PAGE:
I'm an advocate that if you're going to legislate something, then give the legislation teeth beyond the superficial. I'm a firm believer that as the copyright holder and Intellectual Property rights, visual artists really need to have those rights better protected. I also believe that there are still art dealers that are unscrupulous in the manner in which they procure their merchandise. Art dealers flocked to Cape Dorset and bought up soapstone carvings by the crate for a trivial amount and turned around and sold them for thousands if not hundreds of thousands of dollars to collectors. The Inuit never got a dime past what they were offered by the dealers. But they got smart and formed an Artist co-op in their communities to prevent members from being taken advantage by dealers.

IP rights for visual work has often been forgotten in the royalties debate. Musicians, performers, writers all get royalties when their works are sold and re-sold but visual artists (except in some jurisdictions like Cali) get nada. I wish the IACA would have included that provision for resale royalties. Why would those who see the act as a means to protect income, not seek future protection for additional income from re-sales. Provenance is included through the IACA, why not royalties?

Enforcement is something every legislative act has problems with. I guess the question is, why are they having problems enforcing it? If offenders are being identified, then what is causing the lack of prosecution? Is it that these offenders are being forewarned by being challenged in public and heading underground and the evidence disappears or is it that folks that know when there is an offender not calling the 1-800-snitch line to report them?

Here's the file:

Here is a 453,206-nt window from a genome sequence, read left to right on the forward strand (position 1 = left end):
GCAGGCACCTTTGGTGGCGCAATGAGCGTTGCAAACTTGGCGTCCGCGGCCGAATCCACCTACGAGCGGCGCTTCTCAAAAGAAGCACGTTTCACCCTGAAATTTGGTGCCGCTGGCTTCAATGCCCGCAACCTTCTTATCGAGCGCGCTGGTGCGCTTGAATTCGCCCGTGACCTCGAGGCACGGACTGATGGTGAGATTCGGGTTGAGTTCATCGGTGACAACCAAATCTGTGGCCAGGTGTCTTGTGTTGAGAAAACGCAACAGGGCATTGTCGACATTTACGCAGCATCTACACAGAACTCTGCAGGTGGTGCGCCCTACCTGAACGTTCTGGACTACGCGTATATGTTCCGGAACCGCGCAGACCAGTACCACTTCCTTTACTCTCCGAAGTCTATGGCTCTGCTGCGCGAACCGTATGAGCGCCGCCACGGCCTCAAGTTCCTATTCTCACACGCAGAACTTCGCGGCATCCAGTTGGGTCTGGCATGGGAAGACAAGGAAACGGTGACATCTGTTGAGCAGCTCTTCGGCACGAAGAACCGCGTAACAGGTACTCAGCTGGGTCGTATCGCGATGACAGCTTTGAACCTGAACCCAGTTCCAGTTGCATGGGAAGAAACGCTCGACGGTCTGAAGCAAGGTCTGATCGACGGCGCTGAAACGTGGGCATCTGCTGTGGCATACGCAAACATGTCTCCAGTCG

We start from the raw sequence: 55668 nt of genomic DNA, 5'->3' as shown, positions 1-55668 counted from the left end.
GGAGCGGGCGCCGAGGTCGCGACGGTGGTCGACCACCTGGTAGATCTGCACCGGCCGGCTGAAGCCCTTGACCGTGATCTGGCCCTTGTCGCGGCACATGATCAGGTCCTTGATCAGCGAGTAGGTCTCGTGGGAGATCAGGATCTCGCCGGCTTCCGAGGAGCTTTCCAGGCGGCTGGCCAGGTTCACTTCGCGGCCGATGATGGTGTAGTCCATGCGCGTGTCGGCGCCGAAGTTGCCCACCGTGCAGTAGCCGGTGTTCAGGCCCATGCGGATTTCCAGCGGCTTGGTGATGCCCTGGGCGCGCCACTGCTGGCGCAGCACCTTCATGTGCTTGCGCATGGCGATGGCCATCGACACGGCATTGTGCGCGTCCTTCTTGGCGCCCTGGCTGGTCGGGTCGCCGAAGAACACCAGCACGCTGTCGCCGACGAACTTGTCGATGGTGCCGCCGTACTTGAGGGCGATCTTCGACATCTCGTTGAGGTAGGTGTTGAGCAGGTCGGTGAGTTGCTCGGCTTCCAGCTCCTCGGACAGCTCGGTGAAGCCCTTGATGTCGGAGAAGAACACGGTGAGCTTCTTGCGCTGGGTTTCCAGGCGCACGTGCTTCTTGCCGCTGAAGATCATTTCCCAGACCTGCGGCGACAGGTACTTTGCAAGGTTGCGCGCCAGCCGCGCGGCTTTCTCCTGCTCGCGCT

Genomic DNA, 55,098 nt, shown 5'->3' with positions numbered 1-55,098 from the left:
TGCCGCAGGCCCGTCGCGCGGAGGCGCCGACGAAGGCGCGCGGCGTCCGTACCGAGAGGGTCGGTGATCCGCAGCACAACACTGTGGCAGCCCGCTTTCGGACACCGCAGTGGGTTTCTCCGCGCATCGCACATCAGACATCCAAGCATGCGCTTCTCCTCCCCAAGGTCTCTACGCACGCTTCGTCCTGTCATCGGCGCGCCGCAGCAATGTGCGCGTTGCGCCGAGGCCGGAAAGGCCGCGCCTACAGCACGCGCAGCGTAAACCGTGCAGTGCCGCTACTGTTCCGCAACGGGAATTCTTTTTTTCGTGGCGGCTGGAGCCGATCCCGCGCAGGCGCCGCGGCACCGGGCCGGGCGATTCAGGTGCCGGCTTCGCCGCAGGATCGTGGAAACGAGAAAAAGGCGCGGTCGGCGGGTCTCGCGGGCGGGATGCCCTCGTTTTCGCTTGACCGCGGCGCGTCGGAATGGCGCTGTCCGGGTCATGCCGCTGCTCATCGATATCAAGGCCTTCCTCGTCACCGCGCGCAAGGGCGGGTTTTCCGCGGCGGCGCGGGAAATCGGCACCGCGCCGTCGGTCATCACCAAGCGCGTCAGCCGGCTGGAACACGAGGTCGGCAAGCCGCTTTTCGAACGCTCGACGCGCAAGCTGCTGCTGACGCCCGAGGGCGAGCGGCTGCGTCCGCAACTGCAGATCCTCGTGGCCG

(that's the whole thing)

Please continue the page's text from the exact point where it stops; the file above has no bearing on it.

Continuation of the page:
Think of it another way, if anyone knew that there was a welfare fraud living near them would they walk up to their door and tell them to stop? Or would they call their suspicions in to the appropriate authorities? Which is more likely to actually stop the offender from repeated behaviour?

anyway... my two elk teeth

The consumer must protect themselves, there will always be the person who will purchase a ring made in Taiwan because it is cheaper than one made by Begay, but it will never have the quaility of the Begay art nor will it gain in value... You cannot stop people from doing what they want... however, with the law, the ring from Taiwan cannot be sold as Indian made, or as Indian art, that is what the law is about.

The law is not as much about protecting a artist, it is to protect the art. I cannot go to China, mass produce toys, ship them to the US and claim they were made in the USA...

The law does not stop non Native people from making money, the law stops them from selling it is Indian made.

If people are whinning about this law now, cant wait to hear them whine when and if we can get the revisions made to the laws that we are currently seeking.

Not long ago, a woman claiming to be of the "Morning Star Tribe" was selling her beadwork as Indian made, I emailed her and informed her she was in violation of the IACA, to which she responded that she paid her membership dues and could do what she wanted.... yes, I did turn the issue over to the IACA board, within a week, the woman changed her website and stopped her claims of being a Indian artist from this false group she was with....

I support the law, I am willing to enforce it, and more and more, people are contacting us for advice on enforcing it in their areas.